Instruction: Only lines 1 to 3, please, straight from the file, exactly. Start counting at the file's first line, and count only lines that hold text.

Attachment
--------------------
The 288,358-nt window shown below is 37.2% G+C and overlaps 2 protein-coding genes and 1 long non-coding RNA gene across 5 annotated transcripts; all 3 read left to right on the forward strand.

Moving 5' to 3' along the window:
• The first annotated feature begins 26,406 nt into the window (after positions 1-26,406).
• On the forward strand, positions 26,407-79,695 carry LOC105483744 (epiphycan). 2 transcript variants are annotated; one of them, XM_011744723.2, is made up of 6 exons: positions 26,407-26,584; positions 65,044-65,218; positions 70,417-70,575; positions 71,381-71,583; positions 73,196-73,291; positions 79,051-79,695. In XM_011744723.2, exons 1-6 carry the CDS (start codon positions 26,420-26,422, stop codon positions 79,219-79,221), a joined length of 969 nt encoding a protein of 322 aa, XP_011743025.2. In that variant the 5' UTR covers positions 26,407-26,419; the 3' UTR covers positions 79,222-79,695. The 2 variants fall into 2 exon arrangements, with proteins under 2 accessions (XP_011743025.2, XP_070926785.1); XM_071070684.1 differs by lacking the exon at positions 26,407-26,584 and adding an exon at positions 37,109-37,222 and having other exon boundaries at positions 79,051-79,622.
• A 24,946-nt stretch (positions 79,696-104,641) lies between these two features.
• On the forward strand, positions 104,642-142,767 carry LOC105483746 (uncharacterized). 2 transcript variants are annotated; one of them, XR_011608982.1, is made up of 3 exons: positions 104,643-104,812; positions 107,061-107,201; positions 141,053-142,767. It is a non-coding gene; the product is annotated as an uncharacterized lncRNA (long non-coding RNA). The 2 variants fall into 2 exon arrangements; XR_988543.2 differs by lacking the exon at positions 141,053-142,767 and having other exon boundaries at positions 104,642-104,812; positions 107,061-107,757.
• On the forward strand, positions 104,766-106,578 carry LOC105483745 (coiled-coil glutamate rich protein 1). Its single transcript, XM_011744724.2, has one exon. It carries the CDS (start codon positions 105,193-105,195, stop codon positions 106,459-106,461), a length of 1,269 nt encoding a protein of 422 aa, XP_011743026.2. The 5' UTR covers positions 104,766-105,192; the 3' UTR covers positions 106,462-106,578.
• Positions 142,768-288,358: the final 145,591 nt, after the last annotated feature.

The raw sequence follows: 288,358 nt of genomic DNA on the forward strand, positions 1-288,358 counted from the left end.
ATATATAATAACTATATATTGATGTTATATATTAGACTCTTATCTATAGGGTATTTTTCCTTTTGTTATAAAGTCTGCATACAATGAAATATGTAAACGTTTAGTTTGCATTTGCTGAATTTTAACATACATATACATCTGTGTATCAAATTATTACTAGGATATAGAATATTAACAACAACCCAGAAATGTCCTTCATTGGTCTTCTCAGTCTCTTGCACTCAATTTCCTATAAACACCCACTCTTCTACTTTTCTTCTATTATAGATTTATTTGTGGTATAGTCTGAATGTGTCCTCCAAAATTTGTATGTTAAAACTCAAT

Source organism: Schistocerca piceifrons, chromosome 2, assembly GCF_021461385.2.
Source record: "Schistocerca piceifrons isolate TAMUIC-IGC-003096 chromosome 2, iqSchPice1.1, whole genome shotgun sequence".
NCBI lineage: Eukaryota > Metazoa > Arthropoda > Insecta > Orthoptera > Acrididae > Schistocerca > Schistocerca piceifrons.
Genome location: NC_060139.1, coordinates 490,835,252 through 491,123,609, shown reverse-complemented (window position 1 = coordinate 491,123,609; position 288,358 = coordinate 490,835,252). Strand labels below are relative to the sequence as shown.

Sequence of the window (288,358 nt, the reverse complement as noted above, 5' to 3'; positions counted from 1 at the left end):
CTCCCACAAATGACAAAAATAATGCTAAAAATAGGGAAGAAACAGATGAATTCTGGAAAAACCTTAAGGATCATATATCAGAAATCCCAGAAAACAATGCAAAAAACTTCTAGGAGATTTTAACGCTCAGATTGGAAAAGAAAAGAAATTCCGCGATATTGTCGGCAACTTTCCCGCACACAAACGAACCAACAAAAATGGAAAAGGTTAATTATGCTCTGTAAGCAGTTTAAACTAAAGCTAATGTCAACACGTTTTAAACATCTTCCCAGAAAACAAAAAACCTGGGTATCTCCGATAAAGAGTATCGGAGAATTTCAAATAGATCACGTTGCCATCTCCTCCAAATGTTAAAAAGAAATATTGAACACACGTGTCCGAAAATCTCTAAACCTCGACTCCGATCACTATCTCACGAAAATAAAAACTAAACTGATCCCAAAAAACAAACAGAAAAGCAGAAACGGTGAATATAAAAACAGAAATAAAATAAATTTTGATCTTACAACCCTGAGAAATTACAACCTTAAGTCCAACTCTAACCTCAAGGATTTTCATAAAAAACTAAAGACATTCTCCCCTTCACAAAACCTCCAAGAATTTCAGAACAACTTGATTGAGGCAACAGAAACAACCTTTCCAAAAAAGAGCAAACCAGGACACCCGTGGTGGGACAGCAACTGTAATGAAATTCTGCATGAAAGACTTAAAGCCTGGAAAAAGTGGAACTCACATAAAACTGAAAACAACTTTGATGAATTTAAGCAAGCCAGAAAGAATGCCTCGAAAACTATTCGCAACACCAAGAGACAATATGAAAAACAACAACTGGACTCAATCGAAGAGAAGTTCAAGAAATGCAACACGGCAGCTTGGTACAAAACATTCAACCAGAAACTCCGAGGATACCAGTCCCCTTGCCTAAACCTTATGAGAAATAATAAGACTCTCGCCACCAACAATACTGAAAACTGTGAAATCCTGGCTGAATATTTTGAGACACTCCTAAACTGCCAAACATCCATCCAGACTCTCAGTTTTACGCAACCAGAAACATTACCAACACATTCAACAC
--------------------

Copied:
The 288,358-nt window shown below is 37.2% G+C and overlaps 2 protein-coding genes and 1 long non-coding RNA gene across 5 annotated transcripts; all 3 read left to right on the forward strand.

Moving 5' to 3' along the window:
• The first annotated feature begins 26,406 nt into the window (after positions 1-26,406).